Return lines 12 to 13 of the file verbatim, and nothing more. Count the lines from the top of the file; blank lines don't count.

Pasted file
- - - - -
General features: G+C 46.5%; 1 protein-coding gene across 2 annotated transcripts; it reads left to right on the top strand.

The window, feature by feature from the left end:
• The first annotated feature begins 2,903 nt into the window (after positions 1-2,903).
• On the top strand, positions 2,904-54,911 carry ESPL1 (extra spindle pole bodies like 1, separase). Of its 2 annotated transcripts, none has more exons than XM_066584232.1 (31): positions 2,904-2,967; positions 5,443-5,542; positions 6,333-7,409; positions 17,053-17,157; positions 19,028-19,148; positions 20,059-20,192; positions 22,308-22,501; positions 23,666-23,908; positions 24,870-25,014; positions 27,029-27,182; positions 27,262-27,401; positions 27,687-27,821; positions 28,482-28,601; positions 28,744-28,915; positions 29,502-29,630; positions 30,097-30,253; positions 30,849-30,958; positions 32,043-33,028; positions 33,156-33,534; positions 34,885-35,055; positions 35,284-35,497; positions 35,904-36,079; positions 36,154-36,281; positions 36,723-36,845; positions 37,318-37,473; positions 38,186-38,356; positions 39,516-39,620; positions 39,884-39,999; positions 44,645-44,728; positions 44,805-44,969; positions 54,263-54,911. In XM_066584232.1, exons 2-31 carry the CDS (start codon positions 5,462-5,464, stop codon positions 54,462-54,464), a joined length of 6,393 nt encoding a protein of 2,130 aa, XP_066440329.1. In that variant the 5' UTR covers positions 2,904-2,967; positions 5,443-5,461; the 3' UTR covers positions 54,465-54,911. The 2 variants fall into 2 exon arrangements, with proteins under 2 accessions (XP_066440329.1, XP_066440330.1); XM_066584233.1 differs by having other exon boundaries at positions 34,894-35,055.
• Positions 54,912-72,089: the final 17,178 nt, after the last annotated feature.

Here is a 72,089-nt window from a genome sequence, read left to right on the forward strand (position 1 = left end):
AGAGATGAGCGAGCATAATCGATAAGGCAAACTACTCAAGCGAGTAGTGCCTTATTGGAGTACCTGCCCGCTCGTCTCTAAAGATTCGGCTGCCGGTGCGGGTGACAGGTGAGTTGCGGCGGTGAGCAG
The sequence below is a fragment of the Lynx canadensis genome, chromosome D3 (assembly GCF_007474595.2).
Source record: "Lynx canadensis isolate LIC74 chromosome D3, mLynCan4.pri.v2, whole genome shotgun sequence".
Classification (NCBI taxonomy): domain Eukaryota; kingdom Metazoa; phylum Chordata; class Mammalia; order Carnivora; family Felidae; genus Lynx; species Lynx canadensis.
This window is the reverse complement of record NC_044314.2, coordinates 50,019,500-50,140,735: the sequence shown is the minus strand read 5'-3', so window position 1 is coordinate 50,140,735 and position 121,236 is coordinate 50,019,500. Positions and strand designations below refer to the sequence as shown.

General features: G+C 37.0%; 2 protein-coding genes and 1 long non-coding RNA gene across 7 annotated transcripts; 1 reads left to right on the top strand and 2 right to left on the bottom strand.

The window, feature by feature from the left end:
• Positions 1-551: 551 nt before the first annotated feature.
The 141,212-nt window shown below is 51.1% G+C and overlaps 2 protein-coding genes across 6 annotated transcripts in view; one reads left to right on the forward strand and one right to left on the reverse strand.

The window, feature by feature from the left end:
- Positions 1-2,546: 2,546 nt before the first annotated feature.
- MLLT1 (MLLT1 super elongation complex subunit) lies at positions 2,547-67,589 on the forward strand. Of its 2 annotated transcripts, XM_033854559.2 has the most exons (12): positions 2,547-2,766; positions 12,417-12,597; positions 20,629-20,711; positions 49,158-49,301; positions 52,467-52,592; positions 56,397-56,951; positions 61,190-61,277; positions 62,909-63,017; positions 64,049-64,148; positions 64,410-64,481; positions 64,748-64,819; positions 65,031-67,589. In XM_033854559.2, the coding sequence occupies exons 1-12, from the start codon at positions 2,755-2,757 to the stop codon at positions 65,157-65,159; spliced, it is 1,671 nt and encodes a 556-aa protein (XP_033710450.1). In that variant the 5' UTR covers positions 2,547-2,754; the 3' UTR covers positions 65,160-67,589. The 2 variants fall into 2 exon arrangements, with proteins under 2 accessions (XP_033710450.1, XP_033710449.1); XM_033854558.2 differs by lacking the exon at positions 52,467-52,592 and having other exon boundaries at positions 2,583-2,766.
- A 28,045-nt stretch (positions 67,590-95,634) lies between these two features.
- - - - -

General features: G+C 37.0%; 2 protein-coding genes and 1 long non-coding RNA gene across 7 annotated transcripts; 1 reads left to right on the top strand and 2 right to left on the bottom strand.

The window, feature by feature from the left end: